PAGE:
Annette “Chi” Hughes
Annette “Chi” Hughes is always looking for family. Whether biological or surrogate, born from blood or mutual struggle, Chi finds love and support in a close-knit community. She found a family in D.C. by organizing fellow Howard University students, through performing spoken word poetry, and, more than anything, by daring to be open about her identity. When HIV reached Washington, D.C., Chi quickly used her gift for leadership to protect and inform her community, thus beginning a lifetime of service in social welfare.
Chi was born in Alabama and grew up in Queens, NY. She arrived in D.C. in 1975 to attend Howard University. It was at Howard that she began to connect with other gay students; yet, a culture of fear was omnipresent. She recalls that the informal code on campus for gays was to avoid acknowledging any weekend social rendezvous, leaving students closeted and disconnected. Not a single black university in the country had a club for gay students when Hughes helped found the Lambda Student Alliance, only realized under threat of a lawsuit. Their mission was to be a visible organization, not to hide in undercover meetings.
For Chi “being a visible gay woman of color at that point in time, in the early ‘80s, was a political statement.” To foster support among lesbian women of color, in 1979 she co-founded the Sapphire Sapphos, a social and political organization. Their activities included dances, picnics, regular support group meetings, family-friendly gatherings, and participation in Take Back the Night marches and the annual Pride parade. The organization encouraged women’s voices to be heard at a time when the principal LGBT organizations were dominated by men. Chi later stated, “I think the organization gave us all the sense of self-identity and empowerment, just by the fact that it existed and you knew that there was support.”
The Sapphire Sapphos helped introduce Chi to an arts renaissance among Washington, D.C.’s LGBT black community. It was the time when Chi experienced a highlight of her life as an artist. She performed spoken-word poetry with the legendary Essex Hemphill as the only female member of CINQUE and took the stage at the National Theater as well as underground arts spaces where the Sapphos sponsored events featuring poet Audre Lorde and the famed women’s musical group Sweet Honey in the Rock. She even sang with Sweet Honey in the Rock’s workshop group InProcess.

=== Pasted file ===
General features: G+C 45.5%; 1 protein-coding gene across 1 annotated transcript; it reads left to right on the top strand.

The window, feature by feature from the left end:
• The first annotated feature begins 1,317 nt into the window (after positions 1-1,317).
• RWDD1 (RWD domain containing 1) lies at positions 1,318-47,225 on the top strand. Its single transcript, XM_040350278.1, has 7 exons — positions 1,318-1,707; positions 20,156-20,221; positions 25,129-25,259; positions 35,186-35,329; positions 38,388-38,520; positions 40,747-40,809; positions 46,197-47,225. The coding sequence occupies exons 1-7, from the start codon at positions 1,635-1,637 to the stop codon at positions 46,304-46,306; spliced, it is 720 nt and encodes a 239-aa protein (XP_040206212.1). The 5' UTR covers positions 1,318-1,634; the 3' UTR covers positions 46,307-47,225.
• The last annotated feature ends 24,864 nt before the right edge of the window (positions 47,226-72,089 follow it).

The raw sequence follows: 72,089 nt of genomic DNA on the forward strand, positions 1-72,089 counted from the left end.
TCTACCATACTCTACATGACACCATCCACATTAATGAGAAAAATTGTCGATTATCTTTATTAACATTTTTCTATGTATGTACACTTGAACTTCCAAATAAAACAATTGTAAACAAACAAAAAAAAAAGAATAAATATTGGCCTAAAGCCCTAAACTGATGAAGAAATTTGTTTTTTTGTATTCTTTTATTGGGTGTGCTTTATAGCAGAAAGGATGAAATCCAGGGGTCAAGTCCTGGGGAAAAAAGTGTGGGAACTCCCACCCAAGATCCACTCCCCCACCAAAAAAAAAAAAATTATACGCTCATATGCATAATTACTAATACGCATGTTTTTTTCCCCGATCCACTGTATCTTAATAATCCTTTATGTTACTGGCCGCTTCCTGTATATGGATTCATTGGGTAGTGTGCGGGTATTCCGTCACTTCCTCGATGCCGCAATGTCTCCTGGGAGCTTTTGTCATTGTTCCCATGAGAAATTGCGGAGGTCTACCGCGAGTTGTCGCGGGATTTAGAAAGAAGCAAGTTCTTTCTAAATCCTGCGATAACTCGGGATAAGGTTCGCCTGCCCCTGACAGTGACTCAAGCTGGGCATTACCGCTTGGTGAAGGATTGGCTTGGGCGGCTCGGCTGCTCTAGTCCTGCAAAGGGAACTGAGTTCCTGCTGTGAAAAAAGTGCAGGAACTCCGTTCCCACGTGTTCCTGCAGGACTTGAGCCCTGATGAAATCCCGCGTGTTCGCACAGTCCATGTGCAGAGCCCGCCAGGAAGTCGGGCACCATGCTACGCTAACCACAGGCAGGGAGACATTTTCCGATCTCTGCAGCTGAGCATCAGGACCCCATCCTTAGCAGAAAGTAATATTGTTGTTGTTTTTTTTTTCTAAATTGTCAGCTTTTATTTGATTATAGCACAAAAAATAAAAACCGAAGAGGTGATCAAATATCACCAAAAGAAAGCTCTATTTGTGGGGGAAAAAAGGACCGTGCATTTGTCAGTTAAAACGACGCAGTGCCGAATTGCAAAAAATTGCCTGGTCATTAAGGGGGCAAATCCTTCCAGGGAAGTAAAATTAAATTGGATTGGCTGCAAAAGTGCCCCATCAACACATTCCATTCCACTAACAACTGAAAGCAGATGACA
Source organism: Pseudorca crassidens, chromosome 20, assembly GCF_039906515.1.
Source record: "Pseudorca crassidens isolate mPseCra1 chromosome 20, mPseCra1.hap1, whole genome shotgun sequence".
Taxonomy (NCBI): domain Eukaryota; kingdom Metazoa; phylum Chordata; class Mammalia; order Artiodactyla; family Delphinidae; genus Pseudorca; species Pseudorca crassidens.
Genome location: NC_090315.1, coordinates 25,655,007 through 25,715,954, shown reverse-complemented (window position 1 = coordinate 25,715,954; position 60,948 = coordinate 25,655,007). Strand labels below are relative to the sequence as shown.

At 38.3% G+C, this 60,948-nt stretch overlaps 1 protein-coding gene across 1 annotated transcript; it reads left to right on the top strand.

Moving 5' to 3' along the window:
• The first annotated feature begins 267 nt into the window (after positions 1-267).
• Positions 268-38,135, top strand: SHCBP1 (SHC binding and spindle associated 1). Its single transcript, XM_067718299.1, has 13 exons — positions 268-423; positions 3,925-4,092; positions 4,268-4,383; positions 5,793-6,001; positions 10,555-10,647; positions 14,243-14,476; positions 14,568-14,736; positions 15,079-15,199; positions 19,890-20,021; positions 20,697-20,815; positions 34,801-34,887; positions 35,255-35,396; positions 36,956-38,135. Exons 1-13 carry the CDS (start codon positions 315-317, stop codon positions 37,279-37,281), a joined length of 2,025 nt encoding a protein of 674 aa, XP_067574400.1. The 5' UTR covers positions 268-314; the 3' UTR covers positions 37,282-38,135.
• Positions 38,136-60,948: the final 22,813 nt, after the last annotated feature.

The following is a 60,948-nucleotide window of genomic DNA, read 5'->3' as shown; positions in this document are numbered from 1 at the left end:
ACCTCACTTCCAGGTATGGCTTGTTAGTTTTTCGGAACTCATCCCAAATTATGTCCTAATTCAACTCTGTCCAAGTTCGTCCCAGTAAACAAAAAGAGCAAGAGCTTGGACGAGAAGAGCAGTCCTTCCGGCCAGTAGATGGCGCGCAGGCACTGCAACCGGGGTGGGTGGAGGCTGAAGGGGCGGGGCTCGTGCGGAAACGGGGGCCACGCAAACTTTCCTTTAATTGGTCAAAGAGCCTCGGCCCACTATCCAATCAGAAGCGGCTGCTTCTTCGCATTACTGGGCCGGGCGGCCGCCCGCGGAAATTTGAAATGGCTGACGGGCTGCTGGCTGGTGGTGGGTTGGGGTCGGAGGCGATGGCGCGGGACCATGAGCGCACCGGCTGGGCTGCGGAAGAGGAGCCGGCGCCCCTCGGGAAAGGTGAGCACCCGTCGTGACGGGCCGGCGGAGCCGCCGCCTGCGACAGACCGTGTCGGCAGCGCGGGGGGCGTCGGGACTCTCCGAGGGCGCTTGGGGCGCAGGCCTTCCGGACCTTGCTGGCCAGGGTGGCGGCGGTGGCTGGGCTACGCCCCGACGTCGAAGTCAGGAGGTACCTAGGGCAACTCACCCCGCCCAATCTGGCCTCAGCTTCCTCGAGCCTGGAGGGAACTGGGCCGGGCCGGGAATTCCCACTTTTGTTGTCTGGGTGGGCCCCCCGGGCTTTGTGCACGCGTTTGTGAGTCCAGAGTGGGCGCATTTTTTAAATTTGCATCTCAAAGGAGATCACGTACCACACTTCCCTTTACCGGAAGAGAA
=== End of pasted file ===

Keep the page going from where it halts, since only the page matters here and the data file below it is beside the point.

Chi’s life was dramatically transformed by the unforeseen AIDS epidemic. She was in her mid 20s when the disease reached D.C., and she soon was offered a position doing outreach for Whitman-Walker Clinic. The work was often difficult. “At some point I actually felt like an outsider in the communities that I straddled,” she recalled. “If I was in the black gay community talking about HIV, people didn’t want to hear it, and if was in the straight community, people were asking, ‘Why are you talking about this white gay male disease?’ It was lonely work.” The task of directing meager federal resources to minority communities proved monumentally difficult, but it became her mission over the next 15 years. Fieldwork in HIV proved an entrée into understanding social issues ranging from homelessness to substance abuse and the ramifications of race and class. Chi was inspired to obtain a master’s degree in Social Welfare and turn this work into a lifelong career.
Chi moved with her partner to Los Angeles in 1986 and became the first African American Deputy Director of the Los Angeles LGBT Center. She continues to work in the nonprofit sector as owner/consultant of ANetteWork. In 2014 she returned to the Los Angeles LGBT Center as the Manager of Social Services in the Senior Services department, again finding and fostering family.